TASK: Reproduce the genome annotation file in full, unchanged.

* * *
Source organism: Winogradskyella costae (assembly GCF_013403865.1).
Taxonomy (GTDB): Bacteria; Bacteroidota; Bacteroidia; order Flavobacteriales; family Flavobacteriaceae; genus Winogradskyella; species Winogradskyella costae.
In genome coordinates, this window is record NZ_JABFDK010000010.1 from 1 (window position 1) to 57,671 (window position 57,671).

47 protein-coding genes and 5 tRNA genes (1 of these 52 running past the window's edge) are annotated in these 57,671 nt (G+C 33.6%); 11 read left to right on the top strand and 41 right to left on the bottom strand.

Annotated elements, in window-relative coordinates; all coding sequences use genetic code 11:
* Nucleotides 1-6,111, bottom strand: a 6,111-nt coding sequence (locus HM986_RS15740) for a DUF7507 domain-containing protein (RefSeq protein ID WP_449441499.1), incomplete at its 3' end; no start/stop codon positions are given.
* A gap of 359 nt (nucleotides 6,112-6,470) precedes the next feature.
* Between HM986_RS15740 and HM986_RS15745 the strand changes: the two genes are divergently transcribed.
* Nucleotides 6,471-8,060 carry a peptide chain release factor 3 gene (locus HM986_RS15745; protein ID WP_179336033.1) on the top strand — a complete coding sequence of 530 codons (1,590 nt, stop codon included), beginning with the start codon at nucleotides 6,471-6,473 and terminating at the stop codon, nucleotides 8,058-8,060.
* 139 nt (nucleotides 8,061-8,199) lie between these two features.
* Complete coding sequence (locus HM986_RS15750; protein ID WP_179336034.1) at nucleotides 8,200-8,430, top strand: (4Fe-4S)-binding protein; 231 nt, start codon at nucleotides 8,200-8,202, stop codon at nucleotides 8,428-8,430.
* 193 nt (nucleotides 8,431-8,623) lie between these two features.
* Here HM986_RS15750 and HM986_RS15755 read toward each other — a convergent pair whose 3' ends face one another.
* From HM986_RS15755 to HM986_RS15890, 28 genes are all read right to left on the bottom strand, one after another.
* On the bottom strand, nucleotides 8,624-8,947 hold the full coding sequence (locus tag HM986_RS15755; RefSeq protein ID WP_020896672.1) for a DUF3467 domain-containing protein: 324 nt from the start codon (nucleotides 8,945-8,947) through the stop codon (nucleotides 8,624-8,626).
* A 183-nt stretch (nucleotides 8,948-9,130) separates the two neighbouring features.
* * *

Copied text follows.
Source organism: Winogradskyella costae (assembly GCF_013403865.1).
Taxonomy (GTDB): Bacteria; Bacteroidota; Bacteroidia; order Flavobacteriales; family Flavobacteriaceae; genus Winogradskyella; species Winogradskyella costae.
In genome coordinates, this window is record NZ_JABFDK010000010.1 from 1 (window position 1) to 57,671 (window position 57,671).

47 protein-coding genes and 5 tRNA genes (1 of these 52 running past the window's edge) are annotated in these 57,671 nt (G+C 33.6%); 11 read left to right on the top strand and 41 right to left on the bottom strand.

Annotated elements, in window-relative coordinates; all coding sequences use genetic code 11:
* Nucleotides 1-6,111, bottom strand: a 6,111-nt coding sequence (locus HM986_RS15740) for a DUF7507 domain-containing protein (RefSeq protein ID WP_449441499.1), incomplete at its 3' end; no start/stop codon positions are given.
* A gap of 359 nt (nucleotides 6,112-6,470) precedes the next feature.
* Between HM986_RS15740 and HM986_RS15745 the strand changes: the two genes are divergently transcribed.
* Nucleotides 6,471-8,060 carry a peptide chain release factor 3 gene (locus HM986_RS15745; protein ID WP_179336033.1) on the top strand — a complete coding sequence of 530 codons (1,590 nt, stop codon included), beginning with the start codon at nucleotides 6,471-6,473 and terminating at the stop codon, nucleotides 8,058-8,060.
* 139 nt (nucleotides 8,061-8,199) lie between these two features.
* Complete coding sequence (locus HM986_RS15750; protein ID WP_179336034.1) at nucleotides 8,200-8,430, top strand: (4Fe-4S)-binding protein; 231 nt, start codon at nucleotides 8,200-8,202, stop codon at nucleotides 8,428-8,430.
* 193 nt (nucleotides 8,431-8,623) lie between these two features.
* Here HM986_RS15750 and HM986_RS15755 read toward each other — a convergent pair whose 3' ends face one another.
* From HM986_RS15755 to HM986_RS15890, 28 genes are all read right to left on the bottom strand, one after another.
* On the bottom strand, nucleotides 8,624-8,947 hold the full coding sequence (locus tag HM986_RS15755; RefSeq protein ID WP_020896672.1) for a DUF3467 domain-containing protein: 324 nt from the start codon (nucleotides 8,945-8,947) through the stop codon (nucleotides 8,624-8,626).
* A 183-nt stretch (nucleotides 8,948-9,130) separates the two neighbouring features.